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Open Source, FOSS Politics, GitHub and rise of a new era

This post is a response to a blog post by Chintana Wilamuna. Actually, it's rather an addendum than an answer. I do agree with him. This is something I want to add. It got longer than I thought, but could make good (enough) reading when you ignore the typos. Here we go.

There is no denying that Open Source movement has a great impact on the ICT industry and by proxy, to human society. If you don't believe me, clearly you haven't been paying any attention to ICT or mass media for that matter. Do your homework and if you still disagree, you can contact me if you want. Anyway, my point is that the Open Source movement has been a success. It has, in my opinion induced and/or inspired other phenomena such as Wikipedia and the rise of social networking (Eg: Twitter, Facebook, MySpace, etc.).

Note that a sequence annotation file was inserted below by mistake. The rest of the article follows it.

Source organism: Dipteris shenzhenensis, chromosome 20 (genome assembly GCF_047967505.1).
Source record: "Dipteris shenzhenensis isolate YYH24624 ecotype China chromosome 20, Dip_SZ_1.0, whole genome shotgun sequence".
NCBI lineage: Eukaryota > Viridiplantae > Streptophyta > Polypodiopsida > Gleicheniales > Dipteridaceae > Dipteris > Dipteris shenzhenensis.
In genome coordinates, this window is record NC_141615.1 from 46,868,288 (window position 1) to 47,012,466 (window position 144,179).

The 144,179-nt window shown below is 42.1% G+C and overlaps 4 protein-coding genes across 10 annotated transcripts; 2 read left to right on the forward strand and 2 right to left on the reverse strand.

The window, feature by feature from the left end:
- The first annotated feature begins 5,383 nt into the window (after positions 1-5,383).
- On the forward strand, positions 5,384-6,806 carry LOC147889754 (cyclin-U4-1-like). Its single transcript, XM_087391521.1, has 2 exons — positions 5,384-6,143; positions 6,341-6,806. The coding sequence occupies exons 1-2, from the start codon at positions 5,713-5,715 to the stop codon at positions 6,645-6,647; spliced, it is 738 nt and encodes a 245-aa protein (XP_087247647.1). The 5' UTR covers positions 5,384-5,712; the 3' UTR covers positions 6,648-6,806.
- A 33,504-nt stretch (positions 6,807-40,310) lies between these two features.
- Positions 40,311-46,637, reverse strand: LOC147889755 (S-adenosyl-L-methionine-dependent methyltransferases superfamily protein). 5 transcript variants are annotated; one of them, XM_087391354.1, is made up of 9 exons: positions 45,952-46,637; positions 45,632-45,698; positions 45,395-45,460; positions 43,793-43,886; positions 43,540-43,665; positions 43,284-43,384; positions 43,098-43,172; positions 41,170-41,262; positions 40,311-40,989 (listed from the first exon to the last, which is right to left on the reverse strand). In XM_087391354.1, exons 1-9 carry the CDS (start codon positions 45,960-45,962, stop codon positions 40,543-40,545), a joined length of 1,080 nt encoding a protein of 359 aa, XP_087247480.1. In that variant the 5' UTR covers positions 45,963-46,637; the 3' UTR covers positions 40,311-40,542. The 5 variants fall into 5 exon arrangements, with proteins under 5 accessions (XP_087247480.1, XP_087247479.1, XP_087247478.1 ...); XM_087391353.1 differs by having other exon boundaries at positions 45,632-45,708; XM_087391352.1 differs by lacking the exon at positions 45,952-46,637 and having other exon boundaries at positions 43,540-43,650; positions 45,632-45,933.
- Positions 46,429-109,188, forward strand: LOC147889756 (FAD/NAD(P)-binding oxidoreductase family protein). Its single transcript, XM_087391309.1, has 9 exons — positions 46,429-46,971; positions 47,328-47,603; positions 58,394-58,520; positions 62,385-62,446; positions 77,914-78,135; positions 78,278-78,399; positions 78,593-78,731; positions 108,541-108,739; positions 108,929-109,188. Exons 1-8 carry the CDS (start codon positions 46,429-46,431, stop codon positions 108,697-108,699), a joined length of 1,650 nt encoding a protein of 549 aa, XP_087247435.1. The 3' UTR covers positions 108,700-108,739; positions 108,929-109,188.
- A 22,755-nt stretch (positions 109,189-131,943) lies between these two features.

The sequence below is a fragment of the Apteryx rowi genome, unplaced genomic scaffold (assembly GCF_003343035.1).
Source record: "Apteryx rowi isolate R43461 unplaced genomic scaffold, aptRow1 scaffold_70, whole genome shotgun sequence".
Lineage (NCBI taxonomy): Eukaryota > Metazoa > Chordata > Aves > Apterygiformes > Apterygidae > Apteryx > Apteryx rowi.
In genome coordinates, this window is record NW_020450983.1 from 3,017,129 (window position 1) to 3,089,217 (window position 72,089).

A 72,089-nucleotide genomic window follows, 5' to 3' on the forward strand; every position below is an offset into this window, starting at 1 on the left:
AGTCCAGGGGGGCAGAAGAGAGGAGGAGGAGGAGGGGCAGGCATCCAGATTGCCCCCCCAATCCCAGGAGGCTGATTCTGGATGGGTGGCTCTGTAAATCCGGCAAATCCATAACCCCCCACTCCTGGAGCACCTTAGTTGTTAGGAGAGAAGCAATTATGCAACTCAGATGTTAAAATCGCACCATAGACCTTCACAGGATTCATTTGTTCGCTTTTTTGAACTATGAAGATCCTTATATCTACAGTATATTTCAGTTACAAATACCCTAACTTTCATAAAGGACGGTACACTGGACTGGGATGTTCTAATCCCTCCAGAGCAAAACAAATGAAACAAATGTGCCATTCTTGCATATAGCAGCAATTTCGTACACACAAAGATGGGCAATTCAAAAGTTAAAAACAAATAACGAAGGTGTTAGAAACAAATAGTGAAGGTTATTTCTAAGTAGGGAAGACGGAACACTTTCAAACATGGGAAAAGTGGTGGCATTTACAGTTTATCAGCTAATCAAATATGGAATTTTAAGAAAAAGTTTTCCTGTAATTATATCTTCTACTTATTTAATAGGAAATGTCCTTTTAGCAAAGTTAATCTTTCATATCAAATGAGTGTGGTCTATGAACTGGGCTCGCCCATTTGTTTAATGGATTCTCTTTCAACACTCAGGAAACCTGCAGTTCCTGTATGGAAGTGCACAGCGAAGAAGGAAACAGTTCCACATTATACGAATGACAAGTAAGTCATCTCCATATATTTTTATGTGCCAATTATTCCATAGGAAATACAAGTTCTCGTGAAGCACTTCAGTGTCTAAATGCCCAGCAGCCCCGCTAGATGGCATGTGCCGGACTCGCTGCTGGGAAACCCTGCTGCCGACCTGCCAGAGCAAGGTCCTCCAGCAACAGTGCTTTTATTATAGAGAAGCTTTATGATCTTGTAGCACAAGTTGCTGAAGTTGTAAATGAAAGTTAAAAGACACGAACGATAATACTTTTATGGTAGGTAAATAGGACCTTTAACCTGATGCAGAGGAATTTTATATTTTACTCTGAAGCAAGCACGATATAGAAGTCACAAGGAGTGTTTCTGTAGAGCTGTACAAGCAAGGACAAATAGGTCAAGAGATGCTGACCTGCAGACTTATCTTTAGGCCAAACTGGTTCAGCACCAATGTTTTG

An Open Source project is usually a software project which is community driven and self centric (the software itself). The community focus is usually on the software it's developing. This common goal combines with a loose set of standards makes them bridge gaps that would otherwise divide them and build barriers. This is how the human kind created the web server which powers most of the Internet. This is how they created an Operating System which rivals and in many cases, out performs proprietary systems built at the expense of great amounts of money, propaganda, organizing, quality control, etc. This wonderful concept of collaboration, freedom and development today powers many things from the tiniest of embedded computers, mobile phones to the most powerful computers ever built. They power from handhelds, game consoles to massive data centers. All buy utilizing the power of people. Believe it or not, it's a fact.